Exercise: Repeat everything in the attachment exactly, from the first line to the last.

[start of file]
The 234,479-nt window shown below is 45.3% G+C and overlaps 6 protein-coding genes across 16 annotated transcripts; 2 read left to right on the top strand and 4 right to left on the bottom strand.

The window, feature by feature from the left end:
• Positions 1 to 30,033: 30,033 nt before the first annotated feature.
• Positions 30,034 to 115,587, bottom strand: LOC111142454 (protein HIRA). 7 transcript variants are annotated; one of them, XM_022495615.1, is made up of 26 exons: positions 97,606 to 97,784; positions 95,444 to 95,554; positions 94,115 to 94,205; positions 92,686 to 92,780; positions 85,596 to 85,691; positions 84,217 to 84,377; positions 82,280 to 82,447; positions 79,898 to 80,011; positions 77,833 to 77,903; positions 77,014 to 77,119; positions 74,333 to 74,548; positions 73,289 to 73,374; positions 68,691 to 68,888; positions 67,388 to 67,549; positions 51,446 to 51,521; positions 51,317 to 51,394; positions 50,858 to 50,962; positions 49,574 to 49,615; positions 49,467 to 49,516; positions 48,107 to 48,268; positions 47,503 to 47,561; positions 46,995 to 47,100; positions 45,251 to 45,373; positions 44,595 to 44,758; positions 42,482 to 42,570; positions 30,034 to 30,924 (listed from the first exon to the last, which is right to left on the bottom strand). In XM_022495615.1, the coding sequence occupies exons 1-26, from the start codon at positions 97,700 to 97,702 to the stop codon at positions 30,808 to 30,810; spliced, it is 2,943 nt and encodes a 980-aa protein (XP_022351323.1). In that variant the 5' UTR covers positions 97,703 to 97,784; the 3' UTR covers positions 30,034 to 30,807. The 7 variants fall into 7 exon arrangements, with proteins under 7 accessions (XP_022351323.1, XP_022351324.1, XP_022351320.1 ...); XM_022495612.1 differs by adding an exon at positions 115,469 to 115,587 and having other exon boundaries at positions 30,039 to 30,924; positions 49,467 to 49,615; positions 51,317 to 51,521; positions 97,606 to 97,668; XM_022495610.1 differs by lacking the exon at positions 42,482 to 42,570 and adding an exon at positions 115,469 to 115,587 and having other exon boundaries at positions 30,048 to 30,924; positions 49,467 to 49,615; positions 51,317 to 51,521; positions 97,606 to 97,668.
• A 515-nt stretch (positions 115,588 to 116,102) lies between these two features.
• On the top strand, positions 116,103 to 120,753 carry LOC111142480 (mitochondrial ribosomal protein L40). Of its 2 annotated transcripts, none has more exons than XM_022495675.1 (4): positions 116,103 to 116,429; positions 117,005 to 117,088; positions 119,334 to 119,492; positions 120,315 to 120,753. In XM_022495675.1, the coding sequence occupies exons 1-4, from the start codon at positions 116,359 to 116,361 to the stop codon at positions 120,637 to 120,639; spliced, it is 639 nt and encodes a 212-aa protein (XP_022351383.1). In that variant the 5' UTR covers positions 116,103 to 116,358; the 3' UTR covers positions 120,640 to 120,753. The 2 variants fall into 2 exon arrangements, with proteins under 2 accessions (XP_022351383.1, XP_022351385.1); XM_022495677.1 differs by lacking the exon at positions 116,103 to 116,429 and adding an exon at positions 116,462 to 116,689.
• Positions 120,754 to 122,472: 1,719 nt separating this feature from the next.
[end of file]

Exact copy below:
The 234,479-nt window shown below is 45.3% G+C and overlaps 6 protein-coding genes across 16 annotated transcripts; 2 read left to right on the top strand and 4 right to left on the bottom strand.

The window, feature by feature from the left end:
• Positions 1 to 30,033: 30,033 nt before the first annotated feature.
• Positions 30,034 to 115,587, bottom strand: LOC111142454 (protein HIRA). 7 transcript variants are annotated; one of them, XM_022495615.1, is made up of 26 exons: positions 97,606 to 97,784; positions 95,444 to 95,554; positions 94,115 to 94,205; positions 92,686 to 92,780; positions 85,596 to 85,691; positions 84,217 to 84,377; positions 82,280 to 82,447; positions 79,898 to 80,011; positions 77,833 to 77,903; positions 77,014 to 77,119; positions 74,333 to 74,548; positions 73,289 to 73,374; positions 68,691 to 68,888; positions 67,388 to 67,549; positions 51,446 to 51,521; positions 51,317 to 51,394; positions 50,858 to 50,962; positions 49,574 to 49,615; positions 49,467 to 49,516; positions 48,107 to 48,268; positions 47,503 to 47,561; positions 46,995 to 47,100; positions 45,251 to 45,373; positions 44,595 to 44,758; positions 42,482 to 42,570; positions 30,034 to 30,924 (listed from the first exon to the last, which is right to left on the bottom strand). In XM_022495615.1, the coding sequence occupies exons 1-26, from the start codon at positions 97,700 to 97,702 to the stop codon at positions 30,808 to 30,810; spliced, it is 2,943 nt and encodes a 980-aa protein (XP_022351323.1). In that variant the 5' UTR covers positions 97,703 to 97,784; the 3' UTR covers positions 30,034 to 30,807. The 7 variants fall into 7 exon arrangements, with proteins under 7 accessions (XP_022351323.1, XP_022351324.1, XP_022351320.1 ...); XM_022495612.1 differs by adding an exon at positions 115,469 to 115,587 and having other exon boundaries at positions 30,039 to 30,924; positions 49,467 to 49,615; positions 51,317 to 51,521; positions 97,606 to 97,668; XM_022495610.1 differs by lacking the exon at positions 42,482 to 42,570 and adding an exon at positions 115,469 to 115,587 and having other exon boundaries at positions 30,048 to 30,924; positions 49,467 to 49,615; positions 51,317 to 51,521; positions 97,606 to 97,668.
• A 515-nt stretch (positions 115,588 to 116,102) lies between these two features.
• On the top strand, positions 116,103 to 120,753 carry LOC111142480 (mitochondrial ribosomal protein L40). Of its 2 annotated transcripts, none has more exons than XM_022495675.1 (4): positions 116,103 to 116,429; positions 117,005 to 117,088; positions 119,334 to 119,492; positions 120,315 to 120,753. In XM_022495675.1, the coding sequence occupies exons 1-4, from the start codon at positions 116,359 to 116,361 to the stop codon at positions 120,637 to 120,639; spliced, it is 639 nt and encodes a 212-aa protein (XP_022351383.1). In that variant the 5' UTR covers positions 116,103 to 116,358; the 3' UTR covers positions 120,640 to 120,753. The 2 variants fall into 2 exon arrangements, with proteins under 2 accessions (XP_022351383.1, XP_022351385.1); XM_022495677.1 differs by lacking the exon at positions 116,103 to 116,429 and adding an exon at positions 116,462 to 116,689.
• Positions 120,754 to 122,472: 1,719 nt separating this feature from the next.